Writer and Director: Paloma Oakenfold
Reviewer: Richard Maguire
The Vault Festival has now reached its halfway point, and, so far, has proved to be the place to see exciting new writing. The Festival is also hosting some courageous shows concerned with gay men in sport. Two weeks ago we had Gypsy Queen, which explored the relationship between two gay boxers, and now in Stud we have a very touching romance between two footballers.
Tom is at the start of his football career, and he’s got the chance to try out for Chelsea. Signing up for Chelsea would solve other problems too; it would help to pay off his father’s gambling debts. Since Tom’s mother walked out on them, Tom and his father are finding it difficult to make ends meet. But when Tom meets Adam in the changing room, his life changes.
Adam is at the end of his football career. He will finish the season with Rovers and then retire and then come out. He knows he can’t come out while he’s still playing professionally, but he’s fed up suppressing his sexuality. He wants to live freely, and when he meets Tom in the changing room, this desire to live on his own terms becomes even stronger.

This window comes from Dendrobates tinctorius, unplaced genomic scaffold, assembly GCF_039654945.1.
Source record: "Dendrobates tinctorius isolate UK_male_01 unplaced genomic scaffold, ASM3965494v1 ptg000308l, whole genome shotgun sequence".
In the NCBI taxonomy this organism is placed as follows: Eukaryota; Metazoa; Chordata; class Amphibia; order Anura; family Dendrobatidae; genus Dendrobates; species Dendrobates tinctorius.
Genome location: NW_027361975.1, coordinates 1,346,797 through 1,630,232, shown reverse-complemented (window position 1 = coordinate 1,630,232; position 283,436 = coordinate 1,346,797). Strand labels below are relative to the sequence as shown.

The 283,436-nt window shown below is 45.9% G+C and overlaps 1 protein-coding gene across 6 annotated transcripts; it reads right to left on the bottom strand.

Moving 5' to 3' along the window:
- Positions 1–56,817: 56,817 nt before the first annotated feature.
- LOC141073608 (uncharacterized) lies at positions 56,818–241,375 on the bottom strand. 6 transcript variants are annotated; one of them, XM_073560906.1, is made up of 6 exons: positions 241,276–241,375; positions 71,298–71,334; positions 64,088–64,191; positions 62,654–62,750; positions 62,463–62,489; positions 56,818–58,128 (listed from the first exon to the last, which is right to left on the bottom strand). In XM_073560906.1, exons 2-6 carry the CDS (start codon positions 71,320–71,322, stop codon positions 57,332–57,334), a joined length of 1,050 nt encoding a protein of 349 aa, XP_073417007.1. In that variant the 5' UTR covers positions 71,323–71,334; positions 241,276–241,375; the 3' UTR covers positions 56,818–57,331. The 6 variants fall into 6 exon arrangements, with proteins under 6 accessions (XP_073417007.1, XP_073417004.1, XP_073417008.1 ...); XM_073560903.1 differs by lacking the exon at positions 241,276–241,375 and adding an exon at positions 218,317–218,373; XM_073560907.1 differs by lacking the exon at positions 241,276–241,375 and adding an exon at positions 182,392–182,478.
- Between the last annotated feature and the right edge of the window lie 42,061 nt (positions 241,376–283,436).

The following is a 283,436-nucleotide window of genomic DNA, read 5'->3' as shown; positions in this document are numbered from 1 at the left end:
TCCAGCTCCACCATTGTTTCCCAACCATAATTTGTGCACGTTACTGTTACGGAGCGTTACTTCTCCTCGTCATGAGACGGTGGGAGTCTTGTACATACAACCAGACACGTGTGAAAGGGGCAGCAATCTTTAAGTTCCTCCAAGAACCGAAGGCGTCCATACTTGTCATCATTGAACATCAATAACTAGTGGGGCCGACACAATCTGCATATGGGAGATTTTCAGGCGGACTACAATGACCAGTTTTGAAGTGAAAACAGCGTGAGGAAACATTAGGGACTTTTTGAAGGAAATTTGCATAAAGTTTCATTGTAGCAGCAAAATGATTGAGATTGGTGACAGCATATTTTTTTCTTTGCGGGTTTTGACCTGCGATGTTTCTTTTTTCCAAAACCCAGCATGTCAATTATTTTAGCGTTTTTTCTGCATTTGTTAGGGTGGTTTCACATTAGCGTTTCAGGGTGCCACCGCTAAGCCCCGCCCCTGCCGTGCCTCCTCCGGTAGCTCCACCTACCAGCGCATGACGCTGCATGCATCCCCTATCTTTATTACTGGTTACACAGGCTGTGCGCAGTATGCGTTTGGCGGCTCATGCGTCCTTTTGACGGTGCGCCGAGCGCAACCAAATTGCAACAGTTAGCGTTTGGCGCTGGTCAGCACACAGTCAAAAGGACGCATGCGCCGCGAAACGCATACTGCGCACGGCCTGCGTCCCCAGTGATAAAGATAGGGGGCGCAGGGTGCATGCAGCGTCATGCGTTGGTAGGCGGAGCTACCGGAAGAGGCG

Writer Paloma Oakenfold packs a good deal into this 60-minute play, but it never feels rushed, and the relationship between the two men is genuinely affecting. This is helped by the quality of the acting especially from Liam Bergin who plays Adam, along with a few other roles. Bergin, who is perhaps best known for playing Danny Mitchell in EastEnders, shines here. As Tom’s dad, he is lazy, pot-bellied and bitter, but as Adam he’s foolish and innocent, pushing back his hair in disbelief that he might have a future with Tom, his eyes sparkling with expectation. Joey Phillips as Tom is very good too, getting the mix of teenage inexperience and cynicism just right.
The action on the astroturfed stage is punctuated by short dance pieces, which echo training exercises or possibly even moves on a dance floor. These interludes directed by Natasha Wort fit very well here, bringing a physicality to the story, and they look striking under Rajiv Pattani’s effective lights.
In 2018 there are still no openly gay or bi male footballers in the professional game, but this show allows us to imagine that things could change. While sometimes too bright-eyed for its own good, Stud is full of hope for the future. It really hits the back of the net.
Runs until 18 February 2018 | Image: Contributed